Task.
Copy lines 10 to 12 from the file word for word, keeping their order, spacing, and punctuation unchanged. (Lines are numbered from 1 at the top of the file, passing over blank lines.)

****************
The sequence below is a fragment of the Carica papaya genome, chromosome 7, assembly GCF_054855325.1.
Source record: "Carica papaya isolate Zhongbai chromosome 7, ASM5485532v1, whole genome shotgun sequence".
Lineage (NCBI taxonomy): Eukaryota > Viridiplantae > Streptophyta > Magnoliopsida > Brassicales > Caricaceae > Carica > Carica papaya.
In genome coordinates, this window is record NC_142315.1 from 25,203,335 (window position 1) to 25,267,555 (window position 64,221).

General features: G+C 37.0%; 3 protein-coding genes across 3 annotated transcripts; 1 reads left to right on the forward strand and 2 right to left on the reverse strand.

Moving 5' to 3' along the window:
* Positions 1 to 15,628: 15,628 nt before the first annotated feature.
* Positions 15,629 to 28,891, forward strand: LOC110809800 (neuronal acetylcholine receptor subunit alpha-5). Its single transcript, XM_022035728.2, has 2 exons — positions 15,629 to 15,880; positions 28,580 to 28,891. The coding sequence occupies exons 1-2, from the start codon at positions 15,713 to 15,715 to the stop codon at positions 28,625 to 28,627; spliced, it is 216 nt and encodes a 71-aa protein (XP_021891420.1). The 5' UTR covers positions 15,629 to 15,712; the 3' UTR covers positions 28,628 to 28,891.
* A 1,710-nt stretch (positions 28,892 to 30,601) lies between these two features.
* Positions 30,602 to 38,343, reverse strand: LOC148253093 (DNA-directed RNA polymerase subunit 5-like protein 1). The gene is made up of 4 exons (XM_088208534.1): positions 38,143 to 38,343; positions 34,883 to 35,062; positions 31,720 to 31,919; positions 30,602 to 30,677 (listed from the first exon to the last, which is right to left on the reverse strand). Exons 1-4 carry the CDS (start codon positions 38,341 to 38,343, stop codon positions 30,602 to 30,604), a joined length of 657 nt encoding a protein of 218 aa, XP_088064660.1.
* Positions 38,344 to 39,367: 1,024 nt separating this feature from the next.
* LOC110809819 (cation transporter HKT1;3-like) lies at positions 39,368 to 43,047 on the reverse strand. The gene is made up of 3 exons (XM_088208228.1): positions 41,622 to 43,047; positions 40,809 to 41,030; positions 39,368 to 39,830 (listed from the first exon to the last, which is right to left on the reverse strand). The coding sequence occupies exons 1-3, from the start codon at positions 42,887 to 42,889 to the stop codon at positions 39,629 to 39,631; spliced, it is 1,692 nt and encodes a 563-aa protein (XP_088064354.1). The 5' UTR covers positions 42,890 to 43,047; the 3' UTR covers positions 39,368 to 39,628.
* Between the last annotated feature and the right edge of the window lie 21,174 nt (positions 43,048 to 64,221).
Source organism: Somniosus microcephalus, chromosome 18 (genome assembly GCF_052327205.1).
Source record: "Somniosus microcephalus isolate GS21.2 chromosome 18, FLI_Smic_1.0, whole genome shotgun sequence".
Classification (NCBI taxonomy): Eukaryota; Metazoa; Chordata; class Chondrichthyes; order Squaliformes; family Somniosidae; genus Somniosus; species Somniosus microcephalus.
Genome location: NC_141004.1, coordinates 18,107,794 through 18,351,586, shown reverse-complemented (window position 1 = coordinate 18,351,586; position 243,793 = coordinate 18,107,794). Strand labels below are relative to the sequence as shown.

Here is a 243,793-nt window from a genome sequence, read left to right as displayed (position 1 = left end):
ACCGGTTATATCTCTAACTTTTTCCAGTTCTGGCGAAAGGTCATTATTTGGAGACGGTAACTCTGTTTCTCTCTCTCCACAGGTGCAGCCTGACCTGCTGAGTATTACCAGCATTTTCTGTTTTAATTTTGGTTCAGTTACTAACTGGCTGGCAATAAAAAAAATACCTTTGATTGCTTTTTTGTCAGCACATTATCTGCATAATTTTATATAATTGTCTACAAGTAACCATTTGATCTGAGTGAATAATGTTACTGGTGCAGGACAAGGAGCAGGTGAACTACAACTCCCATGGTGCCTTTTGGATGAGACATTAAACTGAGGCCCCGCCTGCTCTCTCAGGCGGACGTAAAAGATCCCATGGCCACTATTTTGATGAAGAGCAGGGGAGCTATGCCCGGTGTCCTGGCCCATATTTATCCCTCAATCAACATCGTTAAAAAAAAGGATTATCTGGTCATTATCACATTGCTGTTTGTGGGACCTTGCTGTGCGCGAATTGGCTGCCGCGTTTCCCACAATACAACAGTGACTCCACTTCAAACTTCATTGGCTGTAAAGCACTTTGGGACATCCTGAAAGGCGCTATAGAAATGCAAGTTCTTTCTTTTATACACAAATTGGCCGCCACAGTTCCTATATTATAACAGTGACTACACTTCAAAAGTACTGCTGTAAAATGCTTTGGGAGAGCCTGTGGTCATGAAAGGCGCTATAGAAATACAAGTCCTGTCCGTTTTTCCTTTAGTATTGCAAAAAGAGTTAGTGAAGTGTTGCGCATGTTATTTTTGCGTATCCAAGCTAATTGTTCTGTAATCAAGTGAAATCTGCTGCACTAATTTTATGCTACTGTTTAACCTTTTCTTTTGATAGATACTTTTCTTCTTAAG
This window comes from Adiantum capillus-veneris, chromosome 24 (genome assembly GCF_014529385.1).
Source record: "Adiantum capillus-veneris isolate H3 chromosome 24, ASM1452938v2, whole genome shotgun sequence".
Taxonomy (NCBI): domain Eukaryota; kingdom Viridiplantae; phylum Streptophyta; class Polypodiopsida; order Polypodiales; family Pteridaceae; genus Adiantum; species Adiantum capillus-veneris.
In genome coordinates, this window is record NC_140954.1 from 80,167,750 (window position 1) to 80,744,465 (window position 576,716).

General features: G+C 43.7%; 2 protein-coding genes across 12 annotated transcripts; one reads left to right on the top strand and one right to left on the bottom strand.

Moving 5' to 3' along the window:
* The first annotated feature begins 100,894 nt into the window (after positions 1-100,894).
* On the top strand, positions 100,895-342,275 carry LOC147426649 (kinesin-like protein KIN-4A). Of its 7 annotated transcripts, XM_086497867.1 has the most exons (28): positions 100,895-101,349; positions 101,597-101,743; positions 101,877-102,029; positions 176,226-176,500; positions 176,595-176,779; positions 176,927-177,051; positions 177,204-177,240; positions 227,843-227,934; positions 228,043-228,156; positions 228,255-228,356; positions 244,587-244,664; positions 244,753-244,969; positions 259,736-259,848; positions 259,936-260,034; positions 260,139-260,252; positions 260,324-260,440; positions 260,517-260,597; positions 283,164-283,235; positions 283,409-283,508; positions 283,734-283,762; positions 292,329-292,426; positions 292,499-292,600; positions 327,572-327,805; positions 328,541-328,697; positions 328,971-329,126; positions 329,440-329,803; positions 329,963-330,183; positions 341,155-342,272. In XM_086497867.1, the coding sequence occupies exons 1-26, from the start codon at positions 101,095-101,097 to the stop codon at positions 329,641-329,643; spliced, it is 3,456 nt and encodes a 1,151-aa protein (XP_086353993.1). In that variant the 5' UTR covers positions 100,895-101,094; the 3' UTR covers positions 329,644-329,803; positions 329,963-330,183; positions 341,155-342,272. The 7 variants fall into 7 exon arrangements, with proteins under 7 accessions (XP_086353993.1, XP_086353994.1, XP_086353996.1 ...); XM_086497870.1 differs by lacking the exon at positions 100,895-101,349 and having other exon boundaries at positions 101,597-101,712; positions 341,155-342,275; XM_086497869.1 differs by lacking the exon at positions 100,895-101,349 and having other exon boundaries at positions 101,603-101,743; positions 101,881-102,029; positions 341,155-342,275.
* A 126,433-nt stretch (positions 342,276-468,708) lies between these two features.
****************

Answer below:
* Positions 30,602 to 38,343, reverse strand: LOC148253093 (DNA-directed RNA polymerase subunit 5-like protein 1). The gene is made up of 4 exons (XM_088208534.1): positions 38,143 to 38,343; positions 34,883 to 35,062; positions 31,720 to 31,919; positions 30,602 to 30,677 (listed from the first exon to the last, which is right to left on the reverse strand). Exons 1-4 carry the CDS (start codon positions 38,341 to 38,343, stop codon positions 30,602 to 30,604), a joined length of 657 nt encoding a protein of 218 aa, XP_088064660.1.
* Positions 38,344 to 39,367: 1,024 nt separating this feature from the next.
* LOC110809819 (cation transporter HKT1;3-like) lies at positions 39,368 to 43,047 on the reverse strand. The gene is made up of 3 exons (XM_088208228.1): positions 41,622 to 43,047; positions 40,809 to 41,030; positions 39,368 to 39,830 (listed from the first exon to the last, which is right to left on the reverse strand). The coding sequence occupies exons 1-3, from the start codon at positions 42,887 to 42,889 to the stop codon at positions 39,629 to 39,631; spliced, it is 1,692 nt and encodes a 563-aa protein (XP_088064354.1). The 5' UTR covers positions 42,890 to 43,047; the 3' UTR covers positions 39,368 to 39,628.